Remember, in the real world, there was an unprecedented rise in interest rates, first nominal but then “real,” accompanied by the deep recessions of 1974-75 and 1979-82 as well as the lesser recession of 1969-70. This series of back-to-back recessions created a considerable unemployment crisis. If the U.S. government instead had chosen to defend the Bretton Woods System, the resulting depression would have also created an unemployment crisis. But this depression would have run its course during the 1970s as the overproduction of commodities was liquidated. As the conditions that make the realization of value and surplus value possible were restored combined with the rise in the rate of surplus value caused by mass unemployment, profit rates would have soared as interest rates remained low.
Then for the rest of the century, the development of the capitalist economy would have been far “healthier” than it was—far more capital investment, far less inflation of credit and, we can assume, lower unemployment. Financialization would have been avoided. And when the inflation of credit did occur near the end of the hypothetical new “prosperity”—as surely it would have—it would have been to a far greater extent the inflation of corporate credit as opposed to consumer—mortgage—credit. This would not, of course, have prevented our hypothetical healthy capitalist “boom” from ending in a new bust.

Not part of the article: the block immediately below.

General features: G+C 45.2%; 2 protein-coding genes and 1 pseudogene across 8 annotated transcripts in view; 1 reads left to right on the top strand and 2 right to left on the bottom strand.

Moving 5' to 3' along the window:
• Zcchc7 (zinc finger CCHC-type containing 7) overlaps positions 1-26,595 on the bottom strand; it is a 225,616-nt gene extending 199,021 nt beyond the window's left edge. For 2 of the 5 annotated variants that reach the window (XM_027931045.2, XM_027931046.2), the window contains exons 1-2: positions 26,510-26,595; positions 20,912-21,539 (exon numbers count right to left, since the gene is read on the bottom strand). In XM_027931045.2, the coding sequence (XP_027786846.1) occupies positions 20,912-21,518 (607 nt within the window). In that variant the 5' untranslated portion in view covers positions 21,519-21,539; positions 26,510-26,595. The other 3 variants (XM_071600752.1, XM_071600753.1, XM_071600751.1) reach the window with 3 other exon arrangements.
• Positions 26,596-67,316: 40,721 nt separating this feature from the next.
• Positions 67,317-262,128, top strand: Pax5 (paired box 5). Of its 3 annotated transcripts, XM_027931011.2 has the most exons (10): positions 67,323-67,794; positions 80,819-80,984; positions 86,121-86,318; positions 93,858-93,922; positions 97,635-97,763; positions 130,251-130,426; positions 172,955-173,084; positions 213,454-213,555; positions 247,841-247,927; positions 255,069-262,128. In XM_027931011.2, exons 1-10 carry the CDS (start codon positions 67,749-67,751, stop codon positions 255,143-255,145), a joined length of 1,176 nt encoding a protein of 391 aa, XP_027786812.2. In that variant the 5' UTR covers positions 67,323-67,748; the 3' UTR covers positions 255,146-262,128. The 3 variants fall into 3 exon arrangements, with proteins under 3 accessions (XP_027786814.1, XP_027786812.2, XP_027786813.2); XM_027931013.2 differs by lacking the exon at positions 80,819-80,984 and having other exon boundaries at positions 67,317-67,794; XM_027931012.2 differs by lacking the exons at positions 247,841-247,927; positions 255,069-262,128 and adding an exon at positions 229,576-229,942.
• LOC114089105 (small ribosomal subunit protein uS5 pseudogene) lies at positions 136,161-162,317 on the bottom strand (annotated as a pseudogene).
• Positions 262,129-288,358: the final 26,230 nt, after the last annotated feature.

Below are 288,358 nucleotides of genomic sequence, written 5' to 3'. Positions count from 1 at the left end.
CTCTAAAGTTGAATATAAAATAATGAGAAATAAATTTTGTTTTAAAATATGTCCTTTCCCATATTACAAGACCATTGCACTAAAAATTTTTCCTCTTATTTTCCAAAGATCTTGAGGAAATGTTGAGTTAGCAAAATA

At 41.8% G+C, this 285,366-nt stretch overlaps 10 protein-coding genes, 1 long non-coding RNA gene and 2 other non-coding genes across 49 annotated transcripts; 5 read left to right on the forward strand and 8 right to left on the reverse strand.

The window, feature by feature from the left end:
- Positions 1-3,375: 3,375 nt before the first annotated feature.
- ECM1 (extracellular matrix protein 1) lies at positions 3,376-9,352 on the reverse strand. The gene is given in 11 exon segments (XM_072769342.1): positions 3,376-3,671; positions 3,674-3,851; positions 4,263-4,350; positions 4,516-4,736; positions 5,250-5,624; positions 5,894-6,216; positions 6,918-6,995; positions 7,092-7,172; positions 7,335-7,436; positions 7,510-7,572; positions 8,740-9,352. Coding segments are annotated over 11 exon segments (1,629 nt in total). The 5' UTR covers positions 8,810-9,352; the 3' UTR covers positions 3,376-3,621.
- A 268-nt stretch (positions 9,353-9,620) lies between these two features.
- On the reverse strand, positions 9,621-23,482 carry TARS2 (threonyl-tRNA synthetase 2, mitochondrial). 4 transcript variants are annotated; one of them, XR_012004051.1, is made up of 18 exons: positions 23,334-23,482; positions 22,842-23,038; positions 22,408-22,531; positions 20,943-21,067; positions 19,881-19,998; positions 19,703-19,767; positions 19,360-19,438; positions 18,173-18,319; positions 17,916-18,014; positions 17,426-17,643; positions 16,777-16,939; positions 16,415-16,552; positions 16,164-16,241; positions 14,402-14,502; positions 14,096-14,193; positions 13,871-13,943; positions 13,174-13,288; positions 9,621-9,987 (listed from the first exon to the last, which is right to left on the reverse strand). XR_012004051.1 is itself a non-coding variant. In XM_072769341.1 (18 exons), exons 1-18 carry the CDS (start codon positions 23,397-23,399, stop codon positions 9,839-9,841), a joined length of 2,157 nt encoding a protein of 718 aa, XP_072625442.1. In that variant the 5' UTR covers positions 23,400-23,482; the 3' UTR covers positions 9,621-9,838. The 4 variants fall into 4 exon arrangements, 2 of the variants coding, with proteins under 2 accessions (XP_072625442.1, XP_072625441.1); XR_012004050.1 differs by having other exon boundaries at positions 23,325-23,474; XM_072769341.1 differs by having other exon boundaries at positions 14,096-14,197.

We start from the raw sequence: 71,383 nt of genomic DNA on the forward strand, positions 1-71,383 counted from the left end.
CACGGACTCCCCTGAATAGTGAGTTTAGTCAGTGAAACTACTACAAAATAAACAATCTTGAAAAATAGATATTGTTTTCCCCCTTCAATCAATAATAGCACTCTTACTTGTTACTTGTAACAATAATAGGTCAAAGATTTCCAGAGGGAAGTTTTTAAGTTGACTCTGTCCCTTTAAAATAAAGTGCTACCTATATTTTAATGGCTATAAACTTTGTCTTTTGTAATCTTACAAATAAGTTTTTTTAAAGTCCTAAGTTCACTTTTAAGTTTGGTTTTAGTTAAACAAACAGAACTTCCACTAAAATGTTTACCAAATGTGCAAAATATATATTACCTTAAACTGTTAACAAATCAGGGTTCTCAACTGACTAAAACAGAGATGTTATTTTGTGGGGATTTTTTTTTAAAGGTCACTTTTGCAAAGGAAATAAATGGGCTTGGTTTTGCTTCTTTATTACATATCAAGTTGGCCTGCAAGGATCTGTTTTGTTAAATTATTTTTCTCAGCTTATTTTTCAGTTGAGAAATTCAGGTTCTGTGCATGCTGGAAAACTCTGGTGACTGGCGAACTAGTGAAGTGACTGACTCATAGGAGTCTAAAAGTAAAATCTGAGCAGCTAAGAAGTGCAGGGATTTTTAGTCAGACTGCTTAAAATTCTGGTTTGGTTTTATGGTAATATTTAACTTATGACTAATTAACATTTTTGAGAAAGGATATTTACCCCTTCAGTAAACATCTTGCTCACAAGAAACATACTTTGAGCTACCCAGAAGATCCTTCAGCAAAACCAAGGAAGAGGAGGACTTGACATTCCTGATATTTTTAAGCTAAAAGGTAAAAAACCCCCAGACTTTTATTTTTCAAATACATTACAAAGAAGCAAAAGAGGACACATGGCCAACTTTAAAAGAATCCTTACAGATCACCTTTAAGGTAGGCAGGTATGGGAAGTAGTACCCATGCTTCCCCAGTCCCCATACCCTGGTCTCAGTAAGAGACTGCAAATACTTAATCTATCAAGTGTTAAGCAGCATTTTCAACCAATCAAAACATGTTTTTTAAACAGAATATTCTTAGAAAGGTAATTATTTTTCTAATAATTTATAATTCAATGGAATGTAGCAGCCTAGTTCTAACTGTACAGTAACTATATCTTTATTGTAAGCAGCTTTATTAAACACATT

We now know that the monetary Keynesianism that was applied in the real world failed to provide anything like “near to full employment with low inflation.” What we do not yet know is how exactly the debt crisis created by monetary Keynesianism will finally be fully resolved. The current attempt by the U.S. Federal Reserve System to deal with the debt problems created by earlier monetary Keynesianism through “quantitative easing,”—that is, by a renewed dose of “monetary Keynesianism,” seems to have little chance of ending other than very badly if Marxist theory—not to speak of real-world experience—is any guide.
The fact that the representatives of the capitalist ruling class can come up with nothing better than to repeat the failed experiment with monetary Keynesianism is a sure sign that it has come into hopeless conflict with the needs of the further development of humankind’s productive forces. Therefore, by applying Marx’s theory of historical materialism we can see that the capitalist class is in the process of dissolution.